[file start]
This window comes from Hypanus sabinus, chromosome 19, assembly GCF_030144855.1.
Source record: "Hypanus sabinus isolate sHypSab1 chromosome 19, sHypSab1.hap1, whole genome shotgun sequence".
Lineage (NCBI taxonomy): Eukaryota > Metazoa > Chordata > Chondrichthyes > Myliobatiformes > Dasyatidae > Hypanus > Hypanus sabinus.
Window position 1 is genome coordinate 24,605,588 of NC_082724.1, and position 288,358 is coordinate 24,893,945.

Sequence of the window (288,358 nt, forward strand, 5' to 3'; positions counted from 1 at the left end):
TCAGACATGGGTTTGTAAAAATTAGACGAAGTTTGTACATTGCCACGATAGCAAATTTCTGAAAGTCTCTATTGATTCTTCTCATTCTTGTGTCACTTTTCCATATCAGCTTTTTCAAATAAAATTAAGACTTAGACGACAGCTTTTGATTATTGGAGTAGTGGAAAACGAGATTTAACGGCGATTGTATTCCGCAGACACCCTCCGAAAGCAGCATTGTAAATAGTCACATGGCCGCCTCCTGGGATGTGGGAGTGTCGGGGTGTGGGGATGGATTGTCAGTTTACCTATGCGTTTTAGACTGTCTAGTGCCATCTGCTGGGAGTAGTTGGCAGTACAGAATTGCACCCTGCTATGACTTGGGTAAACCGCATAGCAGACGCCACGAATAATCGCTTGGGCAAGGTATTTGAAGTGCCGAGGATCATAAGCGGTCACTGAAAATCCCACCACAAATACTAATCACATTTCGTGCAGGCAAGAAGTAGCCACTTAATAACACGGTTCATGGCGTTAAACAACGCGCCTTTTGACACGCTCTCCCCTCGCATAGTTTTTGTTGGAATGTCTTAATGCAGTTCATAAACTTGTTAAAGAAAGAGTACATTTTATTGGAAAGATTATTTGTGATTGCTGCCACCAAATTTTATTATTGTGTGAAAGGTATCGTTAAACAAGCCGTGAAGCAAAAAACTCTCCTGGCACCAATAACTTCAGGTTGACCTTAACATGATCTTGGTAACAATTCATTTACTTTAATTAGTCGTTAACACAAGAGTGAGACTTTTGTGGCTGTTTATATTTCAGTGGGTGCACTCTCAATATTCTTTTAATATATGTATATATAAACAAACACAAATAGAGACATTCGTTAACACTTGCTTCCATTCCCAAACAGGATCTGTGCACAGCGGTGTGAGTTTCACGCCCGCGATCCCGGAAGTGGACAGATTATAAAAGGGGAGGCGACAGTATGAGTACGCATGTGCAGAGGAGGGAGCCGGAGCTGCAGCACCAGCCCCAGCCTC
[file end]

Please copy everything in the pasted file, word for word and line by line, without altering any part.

This window comes from Hypanus sabinus, chromosome 19, assembly GCF_030144855.1.
Source record: "Hypanus sabinus isolate sHypSab1 chromosome 19, sHypSab1.hap1, whole genome shotgun sequence".
Lineage (NCBI taxonomy): Eukaryota > Metazoa > Chordata > Chondrichthyes > Myliobatiformes > Dasyatidae > Hypanus > Hypanus sabinus.
Window position 1 is genome coordinate 24,605,588 of NC_082724.1, and position 288,358 is coordinate 24,893,945.

Sequence of the window (288,358 nt, forward strand, 5' to 3'; positions counted from 1 at the left end):
TCAGACATGGGTTTGTAAAAATTAGACGAAGTTTGTACATTGCCACGATAGCAAATTTCTGAAAGTCTCTATTGATTCTTCTCATTCTTGTGTCACTTTTCCATATCAGCTTTTTCAAATAAAATTAAGACTTAGACGACAGCTTTTGATTATTGGAGTAGTGGAAAACGAGATTTAACGGCGATTGTATTCCGCAGACACCCTCCGAAAGCAGCATTGTAAATAGTCACATGGCCGCCTCCTGGGATGTGGGAGTGTCGGGGTGTGGGGATGGATTGTCAGTTTACCTATGCGTTTTAGACTGTCTAGTGCCATCTGCTGGGAGTAGTTGGCAGTACAGAATTGCACCCTGCTATGACTTGGGTAAACCGCATAGCAGACGCCACGAATAATCGCTTGGGCAAGGTATTTGAAGTGCCGAGGATCATAAGCGGTCACTGAAAATCCCACCACAAATACTAATCACATTTCGTGCAGGCAAGAAGTAGCCACTTAATAACACGGTTCATGGCGTTAAACAACGCGCCTTTTGACACGCTCTCCCCTCGCATAGTTTTTGTTGGAATGTCTTAATGCAGTTCATAAACTTGTTAAAGAAAGAGTACATTTTATTGGAAAGATTATTTGTGATTGCTGCCACCAAATTTTATTATTGTGTGAAAGGTATCGTTAAACAAGCCGTGAAGCAAAAAACTCTCCTGGCACCAATAACTTCAGGTTGACCTTAACATGATCTTGGTAACAATTCATTTACTTTAATTAGTCGTTAACACAAGAGTGAGACTTTTGTGGCTGTTTATATTTCAGTGGGTGCACTCTCAATATTCTTTTAATATATGTATATATAAACAAACACAAATAGAGACATTCGTTAACACTTGCTTCCATTCCCAAACAGGATCTGTGCACAGCGGTGTGAGTTTCACGCCCGCGATCCCGGAAGTGGACAGATTATAAAAGGGGAGGCGACAGTATGAGTACGCATGTGCAGAGGAGGGAGCCGGAGCTGCAGCACCAGCCCCAGCCTC